Yes. [QUOTE=gd_barnes;608745]I have recently been following up on newly initialized bases by doing additional work on (only) sameparity sequences up to 160 digits. If it's OK with you, I'd like to do that here for those in the 140160 digit range.[/QUOTE] Sorry for the late reply. I don't consider that base reserved, so go right ahead. 
[QUOTE=gd_barnes;608840]JeanLuc,
I have completed many initializations for the newly added base's exponents shown above for all parities. Specifically for bases 20 to 40 I have initialized all exponents that are <= 160 digits. For bases 288, 338, 385, 392, 1058, 1152, 1155, and 1250, I have completed all newly added exponents of all sizes.[/QUOTE] Bases 20 thru 30 have now been completely initialized for all recently added exponents all sizes. This only leaves bases 31 thru 40 from the above list of bases that were recently extended, which need to be initialized for exponents > 160 digits. I'm working on those now. 
[QUOTE=gd_barnes;608904]Bases 20 thru 30 have now been completely initialized for all recently added exponents all sizes. This only leaves bases 31 thru 40 from the above list of bases that were recently extended, which need to be initialized for exponents > 160 digits. I'm working on those now.[/QUOTE]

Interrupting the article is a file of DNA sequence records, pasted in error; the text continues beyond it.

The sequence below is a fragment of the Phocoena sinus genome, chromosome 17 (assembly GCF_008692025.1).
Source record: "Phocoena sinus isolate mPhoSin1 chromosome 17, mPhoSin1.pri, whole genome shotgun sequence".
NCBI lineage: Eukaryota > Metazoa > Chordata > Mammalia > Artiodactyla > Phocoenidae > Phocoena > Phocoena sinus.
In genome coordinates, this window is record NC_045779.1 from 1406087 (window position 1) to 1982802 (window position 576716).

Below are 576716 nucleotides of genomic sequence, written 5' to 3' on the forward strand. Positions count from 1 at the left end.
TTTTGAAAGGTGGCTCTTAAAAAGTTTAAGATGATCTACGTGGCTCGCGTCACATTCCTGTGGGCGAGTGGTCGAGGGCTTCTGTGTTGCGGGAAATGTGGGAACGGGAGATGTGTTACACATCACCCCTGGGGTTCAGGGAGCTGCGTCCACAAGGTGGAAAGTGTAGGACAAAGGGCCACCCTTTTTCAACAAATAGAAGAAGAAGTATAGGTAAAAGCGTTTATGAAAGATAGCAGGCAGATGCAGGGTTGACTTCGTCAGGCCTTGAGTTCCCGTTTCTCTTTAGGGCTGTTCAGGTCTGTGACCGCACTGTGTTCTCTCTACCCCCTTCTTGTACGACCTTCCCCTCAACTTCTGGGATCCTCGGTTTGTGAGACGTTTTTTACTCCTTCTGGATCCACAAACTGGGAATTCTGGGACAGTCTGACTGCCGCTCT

All bases for all parities and sizes have now been completely initialized for all recently added exponents. This includes bases 20 thru 40, 288, 338, 385, 392, 1058, 1152, 1155, and 1250. 
Page updated, but only to add 3 bases, nothing more.
I didn't have enough time ! Many thanks to all for your help. [B]Added bases : 239, 241 and 306.[/B] While waiting for a total update in a few days... 
[QUOTE=gd_barnes;608705]I have terminated the following sameparity sequences:
239^53, 239^55, 239^57, 239^63, & 239^67 241^53, 241^55, 241^57, & 241^59[/QUOTE] It looks like it was missed that I was the one who terminated these. :) 
I added 1400+ terms to 13^50. It may now be turned pink on the page, at 163 digits and a fullyECMed C155.

Yoyo terminated 22^67